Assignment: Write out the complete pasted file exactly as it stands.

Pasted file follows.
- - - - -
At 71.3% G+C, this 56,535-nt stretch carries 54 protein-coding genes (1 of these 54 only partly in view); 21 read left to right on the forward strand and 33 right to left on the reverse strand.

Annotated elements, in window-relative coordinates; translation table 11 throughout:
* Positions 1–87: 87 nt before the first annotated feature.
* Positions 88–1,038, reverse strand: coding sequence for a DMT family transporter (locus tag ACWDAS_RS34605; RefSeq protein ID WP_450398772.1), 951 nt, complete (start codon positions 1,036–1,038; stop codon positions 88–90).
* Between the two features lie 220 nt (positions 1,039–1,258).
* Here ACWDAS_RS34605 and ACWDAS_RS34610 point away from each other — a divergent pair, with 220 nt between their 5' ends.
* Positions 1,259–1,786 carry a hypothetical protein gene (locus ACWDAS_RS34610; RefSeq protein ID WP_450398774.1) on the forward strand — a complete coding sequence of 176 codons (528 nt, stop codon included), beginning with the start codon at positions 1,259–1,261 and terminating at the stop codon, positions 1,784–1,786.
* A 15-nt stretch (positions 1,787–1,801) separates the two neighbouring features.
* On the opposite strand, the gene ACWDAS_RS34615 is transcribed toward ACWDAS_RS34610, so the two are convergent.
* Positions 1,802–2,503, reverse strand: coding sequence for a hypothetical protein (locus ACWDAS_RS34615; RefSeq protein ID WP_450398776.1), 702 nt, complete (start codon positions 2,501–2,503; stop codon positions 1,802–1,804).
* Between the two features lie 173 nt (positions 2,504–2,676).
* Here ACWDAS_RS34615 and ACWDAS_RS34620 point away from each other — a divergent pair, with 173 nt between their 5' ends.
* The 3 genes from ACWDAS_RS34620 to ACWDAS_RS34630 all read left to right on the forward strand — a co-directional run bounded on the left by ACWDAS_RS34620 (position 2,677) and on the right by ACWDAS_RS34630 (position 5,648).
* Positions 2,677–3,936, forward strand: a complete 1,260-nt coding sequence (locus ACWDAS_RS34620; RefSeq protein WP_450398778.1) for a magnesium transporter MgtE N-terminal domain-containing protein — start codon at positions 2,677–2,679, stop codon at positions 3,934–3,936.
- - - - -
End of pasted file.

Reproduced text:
At 71.3% G+C, this 56,535-nt stretch carries 54 protein-coding genes (1 of these 54 only partly in view); 21 read left to right on the forward strand and 33 right to left on the reverse strand.

Annotated elements, in window-relative coordinates; translation table 11 throughout:
* Positions 1–87: 87 nt before the first annotated feature.
* Positions 88–1,038, reverse strand: coding sequence for a DMT family transporter (locus tag ACWDAS_RS34605; RefSeq protein ID WP_450398772.1), 951 nt, complete (start codon positions 1,036–1,038; stop codon positions 88–90).
* Between the two features lie 220 nt (positions 1,039–1,258).
* Here ACWDAS_RS34605 and ACWDAS_RS34610 point away from each other — a divergent pair, with 220 nt between their 5' ends.
* Positions 1,259–1,786 carry a hypothetical protein gene (locus ACWDAS_RS34610; RefSeq protein ID WP_450398774.1) on the forward strand — a complete coding sequence of 176 codons (528 nt, stop codon included), beginning with the start codon at positions 1,259–1,261 and terminating at the stop codon, positions 1,784–1,786.
* A 15-nt stretch (positions 1,787–1,801) separates the two neighbouring features.
* On the opposite strand, the gene ACWDAS_RS34615 is transcribed toward ACWDAS_RS34610, so the two are convergent.
* Positions 1,802–2,503, reverse strand: coding sequence for a hypothetical protein (locus ACWDAS_RS34615; RefSeq protein ID WP_450398776.1), 702 nt, complete (start codon positions 2,501–2,503; stop codon positions 1,802–1,804).
* Between the two features lie 173 nt (positions 2,504–2,676).
* Here ACWDAS_RS34615 and ACWDAS_RS34620 point away from each other — a divergent pair, with 173 nt between their 5' ends.
* The 3 genes from ACWDAS_RS34620 to ACWDAS_RS34630 all read left to right on the forward strand — a co-directional run bounded on the left by ACWDAS_RS34620 (position 2,677) and on the right by ACWDAS_RS34630 (position 5,648).
* Positions 2,677–3,936, forward strand: a complete 1,260-nt coding sequence (locus ACWDAS_RS34620; RefSeq protein WP_450398778.1) for a magnesium transporter MgtE N-terminal domain-containing protein — start codon at positions 2,677–2,679, stop codon at positions 3,934–3,936.